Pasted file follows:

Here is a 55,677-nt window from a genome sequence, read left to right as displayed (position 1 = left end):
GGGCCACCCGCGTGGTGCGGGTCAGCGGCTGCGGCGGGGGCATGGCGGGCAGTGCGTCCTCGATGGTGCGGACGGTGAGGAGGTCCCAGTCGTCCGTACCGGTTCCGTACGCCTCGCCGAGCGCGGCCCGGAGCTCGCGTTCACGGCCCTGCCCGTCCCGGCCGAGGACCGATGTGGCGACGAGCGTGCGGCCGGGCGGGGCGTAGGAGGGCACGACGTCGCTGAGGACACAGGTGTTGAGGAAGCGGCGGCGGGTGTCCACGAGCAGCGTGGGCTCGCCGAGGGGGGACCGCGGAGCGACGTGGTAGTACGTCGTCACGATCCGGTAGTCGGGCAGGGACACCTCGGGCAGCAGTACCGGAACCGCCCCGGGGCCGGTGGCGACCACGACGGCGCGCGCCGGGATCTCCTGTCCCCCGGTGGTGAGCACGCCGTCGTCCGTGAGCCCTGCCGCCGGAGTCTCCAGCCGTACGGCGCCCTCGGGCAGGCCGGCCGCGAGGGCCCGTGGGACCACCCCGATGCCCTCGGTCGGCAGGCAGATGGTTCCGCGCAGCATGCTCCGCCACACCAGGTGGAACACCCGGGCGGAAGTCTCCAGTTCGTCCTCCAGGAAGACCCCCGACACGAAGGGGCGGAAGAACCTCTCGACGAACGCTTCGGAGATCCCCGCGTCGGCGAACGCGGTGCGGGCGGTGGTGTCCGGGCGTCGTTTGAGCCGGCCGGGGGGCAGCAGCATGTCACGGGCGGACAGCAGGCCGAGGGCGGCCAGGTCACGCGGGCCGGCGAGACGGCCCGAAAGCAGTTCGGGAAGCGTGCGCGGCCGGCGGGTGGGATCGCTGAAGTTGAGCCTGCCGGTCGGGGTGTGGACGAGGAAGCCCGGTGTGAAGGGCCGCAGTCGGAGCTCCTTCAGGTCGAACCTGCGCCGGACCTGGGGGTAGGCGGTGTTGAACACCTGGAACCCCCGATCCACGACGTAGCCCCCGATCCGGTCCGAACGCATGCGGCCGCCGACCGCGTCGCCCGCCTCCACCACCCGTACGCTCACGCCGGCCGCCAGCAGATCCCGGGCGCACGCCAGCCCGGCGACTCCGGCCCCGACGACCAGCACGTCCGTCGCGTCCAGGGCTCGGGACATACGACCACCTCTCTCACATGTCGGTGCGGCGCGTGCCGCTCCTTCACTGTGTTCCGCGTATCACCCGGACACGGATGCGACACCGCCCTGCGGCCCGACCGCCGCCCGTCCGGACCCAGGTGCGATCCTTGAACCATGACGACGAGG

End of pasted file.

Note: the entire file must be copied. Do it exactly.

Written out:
Here is a 55,677-nt window from a genome sequence, read left to right as displayed (position 1 = left end):
GGGCCACCCGCGTGGTGCGGGTCAGCGGCTGCGGCGGGGGCATGGCGGGCAGTGCGTCCTCGATGGTGCGGACGGTGAGGAGGTCCCAGTCGTCCGTACCGGTTCCGTACGCCTCGCCGAGCGCGGCCCGGAGCTCGCGTTCACGGCCCTGCCCGTCCCGGCCGAGGACCGATGTGGCGACGAGCGTGCGGCCGGGCGGGGCGTAGGAGGGCACGACGTCGCTGAGGACACAGGTGTTGAGGAAGCGGCGGCGGGTGTCCACGAGCAGCGTGGGCTCGCCGAGGGGGGACCGCGGAGCGACGTGGTAGTACGTCGTCACGATCCGGTAGTCGGGCAGGGACACCTCGGGCAGCAGTACCGGAACCGCCCCGGGGCCGGTGGCGACCACGACGGCGCGCGCCGGGATCTCCTGTCCCCCGGTGGTGAGCACGCCGTCGTCCGTGAGCCCTGCCGCCGGAGTCTCCAGCCGTACGGCGCCCTCGGGCAGGCCGGCCGCGAGGGCCCGTGGGACCACCCCGATGCCCTCGGTCGGCAGGCAGATGGTTCCGCGCAGCATGCTCCGCCACACCAGGTGGAACACCCGGGCGGAAGTCTCCAGTTCGTCCTCCAGGAAGACCCCCGACACGAAGGGGCGGAAGAACCTCTCGACGAACGCTTCGGAGATCCCCGCGTCGGCGAACGCGGTGCGGGCGGTGGTGTCCGGGCGTCGTTTGAGCCGGCCGGGGGGCAGCAGCATGTCACGGGCGGACAGCAGGCCGAGGGCGGCCAGGTCACGCGGGCCGGCGAGACGGCCCGAAAGCAGTTCGGGAAGCGTGCGCGGCCGGCGGGTGGGATCGCTGAAGTTGAGCCTGCCGGTCGGGGTGTGGACGAGGAAGCCCGGTGTGAAGGGCCGCAGTCGGAGCTCCTTCAGGTCGAACCTGCGCCGGACCTGGGGGTAGGCGGTGTTGAACACCTGGAACCCCCGATCCACGACGTAGCCCCCGATCCGGTCCGAACGCATGCGGCCGCCGACCGCGTCGCCCGCCTCCACCACCCGTACGCTCACGCCGGCCGCCAGCAGATCCCGGGCGCACGCCAGCCCGGCGACTCCGGCCCCGACGACCAGCACGTCCGTCGCGTCCAGGGCTCGGGACATACGACCACCTCTCTCACATGTCGGTGCGGCGCGTGCCGCTCCTTCACTGTGTTCCGCGTATCACCCGGACACGGATGCGACACCGCCCTGCGGCCCGACCGCCGCCCGTCCGGACCCAGGTGCGATCCTTGAACCATGACGACGAGG